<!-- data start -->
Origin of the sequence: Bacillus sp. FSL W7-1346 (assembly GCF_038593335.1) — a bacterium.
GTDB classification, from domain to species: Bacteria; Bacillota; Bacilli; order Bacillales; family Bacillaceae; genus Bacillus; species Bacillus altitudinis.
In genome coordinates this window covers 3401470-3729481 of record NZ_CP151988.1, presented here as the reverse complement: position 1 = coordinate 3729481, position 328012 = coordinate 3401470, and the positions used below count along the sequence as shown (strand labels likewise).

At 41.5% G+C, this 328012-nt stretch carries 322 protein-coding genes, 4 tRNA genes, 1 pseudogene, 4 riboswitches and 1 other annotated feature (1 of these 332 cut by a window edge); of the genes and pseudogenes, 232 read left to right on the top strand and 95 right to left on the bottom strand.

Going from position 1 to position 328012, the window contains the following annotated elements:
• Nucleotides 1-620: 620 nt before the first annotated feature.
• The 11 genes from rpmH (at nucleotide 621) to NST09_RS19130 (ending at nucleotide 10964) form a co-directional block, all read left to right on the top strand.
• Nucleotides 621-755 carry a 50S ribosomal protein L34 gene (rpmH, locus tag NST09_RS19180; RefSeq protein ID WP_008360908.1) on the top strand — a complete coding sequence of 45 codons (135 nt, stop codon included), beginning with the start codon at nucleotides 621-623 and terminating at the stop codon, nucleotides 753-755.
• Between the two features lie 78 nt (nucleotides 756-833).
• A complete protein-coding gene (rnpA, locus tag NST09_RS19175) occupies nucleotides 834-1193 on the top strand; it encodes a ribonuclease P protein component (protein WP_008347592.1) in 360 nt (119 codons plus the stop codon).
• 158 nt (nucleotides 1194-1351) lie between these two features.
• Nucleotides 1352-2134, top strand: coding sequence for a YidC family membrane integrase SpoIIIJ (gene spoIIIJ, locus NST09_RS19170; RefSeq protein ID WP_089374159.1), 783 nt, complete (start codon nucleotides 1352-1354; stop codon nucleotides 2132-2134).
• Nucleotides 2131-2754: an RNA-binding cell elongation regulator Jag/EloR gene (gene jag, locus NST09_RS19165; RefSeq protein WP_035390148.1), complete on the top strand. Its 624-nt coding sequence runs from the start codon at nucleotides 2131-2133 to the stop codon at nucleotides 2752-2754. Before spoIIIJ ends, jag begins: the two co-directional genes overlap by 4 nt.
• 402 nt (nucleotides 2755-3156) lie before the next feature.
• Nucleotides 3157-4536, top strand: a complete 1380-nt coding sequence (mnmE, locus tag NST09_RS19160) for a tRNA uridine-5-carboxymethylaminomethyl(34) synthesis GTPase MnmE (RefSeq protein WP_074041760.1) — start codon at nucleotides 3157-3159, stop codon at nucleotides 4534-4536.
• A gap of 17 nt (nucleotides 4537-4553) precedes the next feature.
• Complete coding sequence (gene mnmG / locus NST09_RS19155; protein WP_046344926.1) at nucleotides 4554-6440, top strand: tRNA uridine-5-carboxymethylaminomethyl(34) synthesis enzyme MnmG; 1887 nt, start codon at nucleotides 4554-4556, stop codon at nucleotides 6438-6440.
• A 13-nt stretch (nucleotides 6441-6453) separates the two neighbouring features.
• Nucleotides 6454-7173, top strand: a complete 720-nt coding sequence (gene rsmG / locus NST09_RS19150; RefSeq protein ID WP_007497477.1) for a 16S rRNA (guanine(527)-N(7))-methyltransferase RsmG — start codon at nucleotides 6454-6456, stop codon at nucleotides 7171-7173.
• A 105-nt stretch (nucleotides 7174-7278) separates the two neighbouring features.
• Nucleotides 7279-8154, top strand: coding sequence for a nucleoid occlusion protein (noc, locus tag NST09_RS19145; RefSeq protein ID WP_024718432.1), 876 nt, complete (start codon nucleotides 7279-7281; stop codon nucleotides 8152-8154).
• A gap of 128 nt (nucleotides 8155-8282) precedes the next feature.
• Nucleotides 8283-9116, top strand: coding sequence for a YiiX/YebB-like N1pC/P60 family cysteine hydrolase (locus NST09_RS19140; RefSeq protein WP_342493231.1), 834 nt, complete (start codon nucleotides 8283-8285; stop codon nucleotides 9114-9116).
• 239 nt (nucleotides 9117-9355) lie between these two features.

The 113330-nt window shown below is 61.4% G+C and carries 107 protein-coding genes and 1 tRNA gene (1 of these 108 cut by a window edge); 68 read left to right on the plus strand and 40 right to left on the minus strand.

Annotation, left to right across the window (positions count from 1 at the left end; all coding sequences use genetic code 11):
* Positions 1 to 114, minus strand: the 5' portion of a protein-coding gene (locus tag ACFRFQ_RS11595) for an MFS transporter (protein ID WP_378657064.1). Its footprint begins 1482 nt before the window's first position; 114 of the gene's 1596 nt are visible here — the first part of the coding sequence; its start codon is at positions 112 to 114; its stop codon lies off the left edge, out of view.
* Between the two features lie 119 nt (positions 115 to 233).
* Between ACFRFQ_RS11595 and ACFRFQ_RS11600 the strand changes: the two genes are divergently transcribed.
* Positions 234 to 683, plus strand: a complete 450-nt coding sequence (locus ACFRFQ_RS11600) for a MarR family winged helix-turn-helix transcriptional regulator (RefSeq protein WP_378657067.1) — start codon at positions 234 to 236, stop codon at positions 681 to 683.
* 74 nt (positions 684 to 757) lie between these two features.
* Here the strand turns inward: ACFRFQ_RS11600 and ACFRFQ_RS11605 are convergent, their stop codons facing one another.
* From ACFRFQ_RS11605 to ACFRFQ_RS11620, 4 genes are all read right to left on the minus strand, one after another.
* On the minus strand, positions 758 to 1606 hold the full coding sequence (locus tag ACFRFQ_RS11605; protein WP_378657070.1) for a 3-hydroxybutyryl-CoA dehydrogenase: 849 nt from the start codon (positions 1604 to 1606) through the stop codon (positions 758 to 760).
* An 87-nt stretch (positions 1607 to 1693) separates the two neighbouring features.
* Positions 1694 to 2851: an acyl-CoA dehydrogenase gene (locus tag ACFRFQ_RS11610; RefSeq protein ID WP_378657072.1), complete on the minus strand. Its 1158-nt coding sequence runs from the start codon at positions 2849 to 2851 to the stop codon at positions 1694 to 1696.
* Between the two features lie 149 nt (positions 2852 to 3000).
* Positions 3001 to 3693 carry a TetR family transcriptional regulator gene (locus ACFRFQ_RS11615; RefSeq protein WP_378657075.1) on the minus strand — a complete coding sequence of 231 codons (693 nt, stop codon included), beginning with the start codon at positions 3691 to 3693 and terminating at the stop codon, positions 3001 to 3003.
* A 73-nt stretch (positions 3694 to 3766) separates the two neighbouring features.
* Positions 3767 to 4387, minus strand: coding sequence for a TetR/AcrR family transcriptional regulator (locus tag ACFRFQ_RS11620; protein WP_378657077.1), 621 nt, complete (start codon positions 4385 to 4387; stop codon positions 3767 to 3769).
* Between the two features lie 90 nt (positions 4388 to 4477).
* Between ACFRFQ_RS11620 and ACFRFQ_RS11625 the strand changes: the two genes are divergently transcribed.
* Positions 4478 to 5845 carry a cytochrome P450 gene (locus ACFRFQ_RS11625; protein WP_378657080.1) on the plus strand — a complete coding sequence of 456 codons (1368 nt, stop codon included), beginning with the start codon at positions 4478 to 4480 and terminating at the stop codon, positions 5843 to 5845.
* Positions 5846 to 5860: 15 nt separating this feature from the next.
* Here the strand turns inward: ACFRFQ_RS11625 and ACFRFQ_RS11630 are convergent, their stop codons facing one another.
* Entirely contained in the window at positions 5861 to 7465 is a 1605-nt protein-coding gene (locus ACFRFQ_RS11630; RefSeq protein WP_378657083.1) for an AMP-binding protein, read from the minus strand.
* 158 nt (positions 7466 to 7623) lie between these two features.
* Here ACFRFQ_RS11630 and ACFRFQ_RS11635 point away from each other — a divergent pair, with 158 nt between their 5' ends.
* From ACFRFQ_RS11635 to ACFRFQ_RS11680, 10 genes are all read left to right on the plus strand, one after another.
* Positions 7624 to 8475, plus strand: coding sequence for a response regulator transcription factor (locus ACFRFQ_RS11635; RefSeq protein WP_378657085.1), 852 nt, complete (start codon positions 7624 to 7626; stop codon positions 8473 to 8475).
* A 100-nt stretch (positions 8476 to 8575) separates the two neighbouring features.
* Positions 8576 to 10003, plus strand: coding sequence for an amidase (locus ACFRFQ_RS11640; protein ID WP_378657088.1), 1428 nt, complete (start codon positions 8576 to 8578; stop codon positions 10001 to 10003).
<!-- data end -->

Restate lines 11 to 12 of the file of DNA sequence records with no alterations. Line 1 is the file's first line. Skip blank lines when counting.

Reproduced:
• 158 nt (nucleotides 1194-1351) lie between these two features.
• Nucleotides 1352-2134, top strand: coding sequence for a YidC family membrane integrase SpoIIIJ (gene spoIIIJ, locus NST09_RS19170; RefSeq protein ID WP_089374159.1), 783 nt, complete (start codon nucleotides 1352-1354; stop codon nucleotides 2132-2134).